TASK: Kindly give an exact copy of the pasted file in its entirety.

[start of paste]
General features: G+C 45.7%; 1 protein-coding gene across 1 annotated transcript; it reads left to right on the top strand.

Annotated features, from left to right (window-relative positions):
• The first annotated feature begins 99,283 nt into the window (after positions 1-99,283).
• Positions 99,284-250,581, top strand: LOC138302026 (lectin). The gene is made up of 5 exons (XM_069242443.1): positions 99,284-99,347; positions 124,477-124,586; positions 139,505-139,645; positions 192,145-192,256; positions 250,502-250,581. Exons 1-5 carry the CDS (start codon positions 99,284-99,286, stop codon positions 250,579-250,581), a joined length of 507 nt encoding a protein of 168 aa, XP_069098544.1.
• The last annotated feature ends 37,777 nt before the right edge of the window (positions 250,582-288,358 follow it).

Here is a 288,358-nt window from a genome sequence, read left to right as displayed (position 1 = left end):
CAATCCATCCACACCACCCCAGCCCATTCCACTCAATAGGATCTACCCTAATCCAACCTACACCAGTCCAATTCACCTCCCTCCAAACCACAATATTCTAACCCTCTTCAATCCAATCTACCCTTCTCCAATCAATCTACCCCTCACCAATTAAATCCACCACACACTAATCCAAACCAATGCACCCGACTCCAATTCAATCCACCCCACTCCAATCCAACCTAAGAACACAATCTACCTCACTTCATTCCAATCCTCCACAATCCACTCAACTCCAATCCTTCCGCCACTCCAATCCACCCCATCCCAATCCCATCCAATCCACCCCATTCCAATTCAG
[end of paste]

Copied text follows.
General features: G+C 45.7%; 1 protein-coding gene across 1 annotated transcript; it reads left to right on the top strand.

Annotated features, from left to right (window-relative positions):
• The first annotated feature begins 99,283 nt into the window (after positions 1-99,283).
• Positions 99,284-250,581, top strand: LOC138302026 (lectin). The gene is made up of 5 exons (XM_069242443.1): positions 99,284-99,347; positions 124,477-124,586; positions 139,505-139,645; positions 192,145-192,256; positions 250,502-250,581. Exons 1-5 carry the CDS (start codon positions 99,284-99,286, stop codon positions 250,579-250,581), a joined length of 507 nt encoding a protein of 168 aa, XP_069098544.1.
• The last annotated feature ends 37,777 nt before the right edge of the window (positions 250,582-288,358 follow it).

Here is a 288,358-nt window from a genome sequence, read left to right as displayed (position 1 = left end):
CAATCCATCCACACCACCCCAGCCCATTCCACTCAATAGGATCTACCCTAATCCAACCTACACCAGTCCAATTCACCTCCCTCCAAACCACAATATTCTAACCCTCTTCAATCCAATCTACCCTTCTCCAATCAATCTACCCCTCACCAATTAAATCCACCACACACTAATCCAAACCAATGCACCCGACTCCAATTCAATCCACCCCACTCCAATCCAACCTAAGAACACAATCTACCTCACTTCATTCCAATCCTCCACAATCCACTCAACTCCAATCCTTCCGCCACTCCAATCCACCCCATCCCAATCCCATCCAATCCACCCCATTCCAATTCAG